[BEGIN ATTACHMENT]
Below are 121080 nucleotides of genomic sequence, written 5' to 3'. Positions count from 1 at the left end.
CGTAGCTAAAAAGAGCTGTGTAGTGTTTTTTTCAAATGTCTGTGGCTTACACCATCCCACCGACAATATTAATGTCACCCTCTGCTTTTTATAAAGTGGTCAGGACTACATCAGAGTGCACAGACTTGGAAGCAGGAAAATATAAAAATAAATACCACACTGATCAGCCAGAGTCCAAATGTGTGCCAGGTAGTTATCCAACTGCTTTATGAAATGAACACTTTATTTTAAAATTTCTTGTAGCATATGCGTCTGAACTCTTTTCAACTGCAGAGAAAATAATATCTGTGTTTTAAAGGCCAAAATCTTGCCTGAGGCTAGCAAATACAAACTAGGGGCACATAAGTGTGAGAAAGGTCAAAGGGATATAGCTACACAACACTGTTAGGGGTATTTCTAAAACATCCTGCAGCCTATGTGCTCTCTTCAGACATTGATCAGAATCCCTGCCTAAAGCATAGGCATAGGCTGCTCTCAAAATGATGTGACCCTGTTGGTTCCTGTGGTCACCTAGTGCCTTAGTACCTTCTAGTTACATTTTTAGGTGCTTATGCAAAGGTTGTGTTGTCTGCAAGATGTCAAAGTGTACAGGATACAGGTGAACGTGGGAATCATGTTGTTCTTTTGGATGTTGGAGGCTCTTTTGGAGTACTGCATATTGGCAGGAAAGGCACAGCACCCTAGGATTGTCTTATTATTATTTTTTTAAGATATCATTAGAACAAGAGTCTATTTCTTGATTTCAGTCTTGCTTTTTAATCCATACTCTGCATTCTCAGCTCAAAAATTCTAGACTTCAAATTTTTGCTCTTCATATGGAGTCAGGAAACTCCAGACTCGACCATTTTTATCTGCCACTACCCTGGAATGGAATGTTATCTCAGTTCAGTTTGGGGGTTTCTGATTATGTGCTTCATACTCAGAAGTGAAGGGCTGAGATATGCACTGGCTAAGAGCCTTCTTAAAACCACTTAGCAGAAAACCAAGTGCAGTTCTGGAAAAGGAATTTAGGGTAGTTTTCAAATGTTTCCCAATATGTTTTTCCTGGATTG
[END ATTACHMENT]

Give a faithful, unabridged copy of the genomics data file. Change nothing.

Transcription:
Below are 121080 nucleotides of genomic sequence, written 5' to 3'. Positions count from 1 at the left end.
CGTAGCTAAAAAGAGCTGTGTAGTGTTTTTTTCAAATGTCTGTGGCTTACACCATCCCACCGACAATATTAATGTCACCCTCTGCTTTTTATAAAGTGGTCAGGACTACATCAGAGTGCACAGACTTGGAAGCAGGAAAATATAAAAATAAATACCACACTGATCAGCCAGAGTCCAAATGTGTGCCAGGTAGTTATCCAACTGCTTTATGAAATGAACACTTTATTTTAAAATTTCTTGTAGCATATGCGTCTGAACTCTTTTCAACTGCAGAGAAAATAATATCTGTGTTTTAAAGGCCAAAATCTTGCCTGAGGCTAGCAAATACAAACTAGGGGCACATAAGTGTGAGAAAGGTCAAAGGGATATAGCTACACAACACTGTTAGGGGTATTTCTAAAACATCCTGCAGCCTATGTGCTCTCTTCAGACATTGATCAGAATCCCTGCCTAAAGCATAGGCATAGGCTGCTCTCAAAATGATGTGACCCTGTTGGTTCCTGTGGTCACCTAGTGCCTTAGTACCTTCTAGTTACATTTTTAGGTGCTTATGCAAAGGTTGTGTTGTCTGCAAGATGTCAAAGTGTACAGGATACAGGTGAACGTGGGAATCATGTTGTTCTTTTGGATGTTGGAGGCTCTTTTGGAGTACTGCATATTGGCAGGAAAGGCACAGCACCCTAGGATTGTCTTATTATTATTTTTTTAAGATATCATTAGAACAAGAGTCTATTTCTTGATTTCAGTCTTGCTTTTTAATCCATACTCTGCATTCTCAGCTCAAAAATTCTAGACTTCAAATTTTTGCTCTTCATATGGAGTCAGGAAACTCCAGACTCGACCATTTTTATCTGCCACTACCCTGGAATGGAATGTTATCTCAGTTCAGTTTGGGGGTTTCTGATTATGTGCTTCATACTCAGAAGTGAAGGGCTGAGATATGCACTGGCTAAGAGCCTTCTTAAAACCACTTAGCAGAAAACCAAGTGCAGTTCTGGAAAAGGAATTTAGGGTAGTTTTCAAATGTTTCCCAATATGTTTTTCCTGGATTG